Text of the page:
After a well-deserved Refreshment Break, and some more networking with the people we had already interacted with, and new connections, we headed back into the auditorium for our first Influencer Panel: Leading in the Digital Age – Moderated by Candice. This topic is so up my alley, I was literally hanging off the panel’s lips. My major take-aways:
Some Companies are doing it right! The members were talking about the fact that the digital DNA is changing, and the importance of taking people on the journey forward. Organisations of the Future should adopt a ‘Growth Mindset’ – encouraging risk-taking and allowing (even rewarding) fail-fast. We have no management handbook to help guide us through this exponential phase we are in, but as one panel member pointed out – We need to make it real!
There is a huge gap in the market to give people a sense of confidence regarding the opportunity of digital transformation, and the potential re-skilling. This has a lot to do with your generation (Digital natives born post 1990 – the rest of us are digital immigrants). Digital Literacy is becoming more and more important as we move through this phase. Lastly, the need to relook business models, working models, KPI’s and KPA’s to ensure the best achievements; and ensure empathy to the people for the time taken to adopt transformation.
By now, my head was hurting, but, looking around me, I could see that everyone was feeling weary and energized at the same time. The sun had long gone, and Miss Kelly had no intention for us to slow down any time soon 🙂
Off we went into four different Special Interest Group workshops. I chose SMART Solutions, hosted by KPMG. It was amazing to see how easily everyone shared… We shared successes, we shared failures, and we shared hard, practical lessons. My biggest learning from this session was: To come up with a serious solution, you first need to clearly frame the problem. As obvious as it seems, I think we often forget to ask the right questions.
Candice had to force the groups to stop their sharing and vigorous debate, and it was finally time to check in and take a few minutes to unpack, shower and phone our loved ones… Then off to dinner and drinks (which for some, apparently, went on until very late). Me? I collapsed in my bed at around 22h00. My head spinning from the day’s events…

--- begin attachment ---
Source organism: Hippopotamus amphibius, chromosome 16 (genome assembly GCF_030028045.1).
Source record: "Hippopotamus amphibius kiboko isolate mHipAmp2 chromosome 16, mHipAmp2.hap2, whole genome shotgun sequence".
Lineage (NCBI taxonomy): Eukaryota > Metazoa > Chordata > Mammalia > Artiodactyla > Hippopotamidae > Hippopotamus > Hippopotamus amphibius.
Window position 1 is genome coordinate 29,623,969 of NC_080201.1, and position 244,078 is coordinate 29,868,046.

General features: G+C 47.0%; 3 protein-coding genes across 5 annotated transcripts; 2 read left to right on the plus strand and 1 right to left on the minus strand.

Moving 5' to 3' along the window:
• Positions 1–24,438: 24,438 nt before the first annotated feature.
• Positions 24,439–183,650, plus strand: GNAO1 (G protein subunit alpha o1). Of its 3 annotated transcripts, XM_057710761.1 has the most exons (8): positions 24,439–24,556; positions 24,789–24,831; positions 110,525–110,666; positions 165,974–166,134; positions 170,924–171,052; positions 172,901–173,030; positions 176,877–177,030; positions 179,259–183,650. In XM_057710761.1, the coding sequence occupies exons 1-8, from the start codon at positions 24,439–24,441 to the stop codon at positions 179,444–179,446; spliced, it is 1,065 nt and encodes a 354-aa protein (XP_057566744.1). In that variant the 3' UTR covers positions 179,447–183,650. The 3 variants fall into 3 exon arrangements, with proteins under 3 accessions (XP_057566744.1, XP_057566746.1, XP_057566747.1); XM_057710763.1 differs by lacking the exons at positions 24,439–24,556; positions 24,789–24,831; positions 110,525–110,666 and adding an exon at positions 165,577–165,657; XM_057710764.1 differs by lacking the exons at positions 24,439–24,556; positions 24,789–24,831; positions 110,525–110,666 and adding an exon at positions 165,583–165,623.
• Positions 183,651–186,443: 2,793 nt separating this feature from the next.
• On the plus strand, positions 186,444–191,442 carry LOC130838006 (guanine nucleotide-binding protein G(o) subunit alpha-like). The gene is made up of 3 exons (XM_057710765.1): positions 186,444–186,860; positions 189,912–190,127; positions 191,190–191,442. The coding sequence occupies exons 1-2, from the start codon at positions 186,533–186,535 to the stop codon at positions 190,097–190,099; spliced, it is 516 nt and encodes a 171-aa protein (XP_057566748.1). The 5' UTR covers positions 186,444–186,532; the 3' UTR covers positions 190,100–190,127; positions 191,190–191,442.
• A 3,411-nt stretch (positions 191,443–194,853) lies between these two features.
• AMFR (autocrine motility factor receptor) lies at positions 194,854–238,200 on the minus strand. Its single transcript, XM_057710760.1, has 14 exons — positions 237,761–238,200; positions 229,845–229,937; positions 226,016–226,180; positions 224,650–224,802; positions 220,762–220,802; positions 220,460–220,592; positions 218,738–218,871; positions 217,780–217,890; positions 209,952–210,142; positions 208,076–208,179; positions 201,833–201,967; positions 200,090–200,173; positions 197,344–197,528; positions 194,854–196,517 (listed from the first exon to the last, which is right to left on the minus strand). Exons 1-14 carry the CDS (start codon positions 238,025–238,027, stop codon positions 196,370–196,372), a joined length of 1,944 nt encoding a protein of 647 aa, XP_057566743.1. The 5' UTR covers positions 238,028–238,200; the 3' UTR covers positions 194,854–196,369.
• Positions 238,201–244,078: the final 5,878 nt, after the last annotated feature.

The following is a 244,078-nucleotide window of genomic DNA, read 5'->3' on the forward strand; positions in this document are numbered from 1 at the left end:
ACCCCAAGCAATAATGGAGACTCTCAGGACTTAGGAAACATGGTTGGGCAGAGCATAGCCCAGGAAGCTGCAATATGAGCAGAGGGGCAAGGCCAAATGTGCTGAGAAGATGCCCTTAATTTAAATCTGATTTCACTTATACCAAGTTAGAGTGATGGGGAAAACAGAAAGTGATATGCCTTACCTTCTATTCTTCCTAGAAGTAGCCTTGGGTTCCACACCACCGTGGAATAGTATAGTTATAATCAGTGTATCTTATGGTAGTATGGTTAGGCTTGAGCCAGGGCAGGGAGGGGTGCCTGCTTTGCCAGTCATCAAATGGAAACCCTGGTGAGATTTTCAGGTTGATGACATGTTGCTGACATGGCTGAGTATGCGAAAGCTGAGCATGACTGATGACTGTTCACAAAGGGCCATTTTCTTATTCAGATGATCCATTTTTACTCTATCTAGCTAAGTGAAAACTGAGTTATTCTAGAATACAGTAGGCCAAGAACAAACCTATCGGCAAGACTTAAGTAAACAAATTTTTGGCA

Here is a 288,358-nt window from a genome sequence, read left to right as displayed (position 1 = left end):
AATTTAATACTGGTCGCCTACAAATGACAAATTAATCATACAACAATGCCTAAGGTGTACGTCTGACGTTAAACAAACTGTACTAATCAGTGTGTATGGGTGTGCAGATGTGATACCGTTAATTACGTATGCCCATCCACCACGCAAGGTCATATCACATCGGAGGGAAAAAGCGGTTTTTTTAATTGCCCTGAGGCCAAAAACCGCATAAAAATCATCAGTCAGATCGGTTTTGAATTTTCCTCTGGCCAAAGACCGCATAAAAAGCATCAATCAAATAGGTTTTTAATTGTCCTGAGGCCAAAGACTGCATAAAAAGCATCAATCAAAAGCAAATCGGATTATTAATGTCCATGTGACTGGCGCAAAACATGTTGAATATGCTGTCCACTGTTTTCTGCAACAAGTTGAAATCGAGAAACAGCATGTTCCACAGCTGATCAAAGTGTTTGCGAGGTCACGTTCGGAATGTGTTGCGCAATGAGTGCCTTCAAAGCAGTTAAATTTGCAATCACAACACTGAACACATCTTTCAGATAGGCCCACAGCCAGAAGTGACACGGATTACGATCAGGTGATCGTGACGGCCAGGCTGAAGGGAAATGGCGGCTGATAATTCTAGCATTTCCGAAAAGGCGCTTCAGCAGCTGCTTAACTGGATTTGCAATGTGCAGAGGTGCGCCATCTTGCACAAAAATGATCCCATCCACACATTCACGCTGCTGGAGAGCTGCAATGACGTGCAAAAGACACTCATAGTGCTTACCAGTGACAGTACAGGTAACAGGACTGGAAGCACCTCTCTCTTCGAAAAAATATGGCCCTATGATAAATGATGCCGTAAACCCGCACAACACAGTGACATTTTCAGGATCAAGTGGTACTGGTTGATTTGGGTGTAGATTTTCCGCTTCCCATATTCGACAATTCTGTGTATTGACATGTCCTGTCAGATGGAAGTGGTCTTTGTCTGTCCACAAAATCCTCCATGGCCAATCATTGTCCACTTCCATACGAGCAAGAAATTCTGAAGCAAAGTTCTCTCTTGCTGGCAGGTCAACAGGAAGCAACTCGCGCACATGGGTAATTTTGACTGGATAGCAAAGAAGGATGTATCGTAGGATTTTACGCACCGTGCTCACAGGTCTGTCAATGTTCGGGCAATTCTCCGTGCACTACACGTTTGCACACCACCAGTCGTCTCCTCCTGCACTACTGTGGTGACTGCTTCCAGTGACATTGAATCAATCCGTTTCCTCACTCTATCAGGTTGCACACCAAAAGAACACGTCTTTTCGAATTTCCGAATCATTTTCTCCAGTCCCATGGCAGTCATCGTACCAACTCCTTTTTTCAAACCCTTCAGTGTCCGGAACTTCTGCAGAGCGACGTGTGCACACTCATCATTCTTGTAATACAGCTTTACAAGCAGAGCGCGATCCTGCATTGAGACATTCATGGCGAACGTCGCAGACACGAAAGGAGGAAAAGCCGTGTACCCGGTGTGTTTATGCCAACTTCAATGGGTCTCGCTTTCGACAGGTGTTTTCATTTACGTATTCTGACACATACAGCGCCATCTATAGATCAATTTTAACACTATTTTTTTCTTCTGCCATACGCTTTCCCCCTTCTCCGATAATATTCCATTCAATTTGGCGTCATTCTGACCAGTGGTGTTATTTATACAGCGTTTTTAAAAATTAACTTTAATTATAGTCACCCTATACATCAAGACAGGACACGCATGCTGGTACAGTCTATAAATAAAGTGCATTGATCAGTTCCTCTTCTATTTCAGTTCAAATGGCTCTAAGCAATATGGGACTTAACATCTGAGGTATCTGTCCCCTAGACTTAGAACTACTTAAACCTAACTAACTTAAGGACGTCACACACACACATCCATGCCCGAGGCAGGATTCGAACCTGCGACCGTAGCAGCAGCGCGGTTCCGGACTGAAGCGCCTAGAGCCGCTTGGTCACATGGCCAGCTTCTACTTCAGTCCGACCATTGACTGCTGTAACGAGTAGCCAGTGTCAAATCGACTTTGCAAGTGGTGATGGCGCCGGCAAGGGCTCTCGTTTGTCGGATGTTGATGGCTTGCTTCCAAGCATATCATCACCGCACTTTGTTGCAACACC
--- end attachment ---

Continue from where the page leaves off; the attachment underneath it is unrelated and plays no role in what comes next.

Day 2 started with the ideate sessions.
I participated in the Fees-must-Fall Ideate session. Being a people-focused person, with some fixed views on education, this session was highly actual and applicable to me. The Future of education will look very different from what we know today – and that excites me!
It was fascinating to hear what the universities had already done to start circumventing the high fees, and the great strides they have taken around digital transformation.
With Vodacom zero rating all educational content, Wits university is aiming to register between 30 000 and 40 000 students online. The other universities indicated the same stats. There is a huge student loan deficit, which the government is subsidizing, and the idea is to re-route some of those funds towards facilitating online learning. The fees-must-fall campaign had a negative impact on our university ratings, which needs to be rectified.
The ideate covered the concept of university, and challenged the need for a formalized study structure. As a group, we conceded that different people have varied learning triggers, and that our education system should cater for all these learning styles.
A one-size-fits-all approach to education will not work. We had a brief discussion about the skills to be taught in schools – in preparation for tertiary qualifications, and it was established that the most important skills we can teach out kids, are logic, analytics, and thinking skills; with logical problem-solving skills being the answer to all future studies and decisions.
The Ideate session could have carried on another couple of hours, and some of us stayed behind (missing breakfast) to discuss the difficulties and possible solutions facing us as educators, mentors and transformation consultants.
After the late night networking from the night before, Candice had her hands full getting focus 🙂 She had us all up and moving, interacting, and even those nursing aches and pains got their heads back itno the Future Enterprise.
With all of us paying attention, Candice handed us over to Kelly; With her exceptional energy levels, and cute dance, Kelly recapped on Day 1’s key take-aways, and took us through the Day 2 programme, which kicked off almost immediately with Vuyani Jarana – Chief Officer, Vodacom Business.
My key takeaways were that although we lack rail, road and general infrastructure, we have fiber and mobile connectivity. This presents tremendous business opportunities for growth, and is poised to create a leapfrog opportunity. That supports our thinking around innovative business models, leveraging technology. Something we will certainly be looking into in the Future.
Lesson two for me: We cannot sit back and wait for government to create change in our country. As Justin Williams (@jjza) said: ‘Government can’t make Africa successful. Requires efforts from business, from us. We can leapfrog the developed world’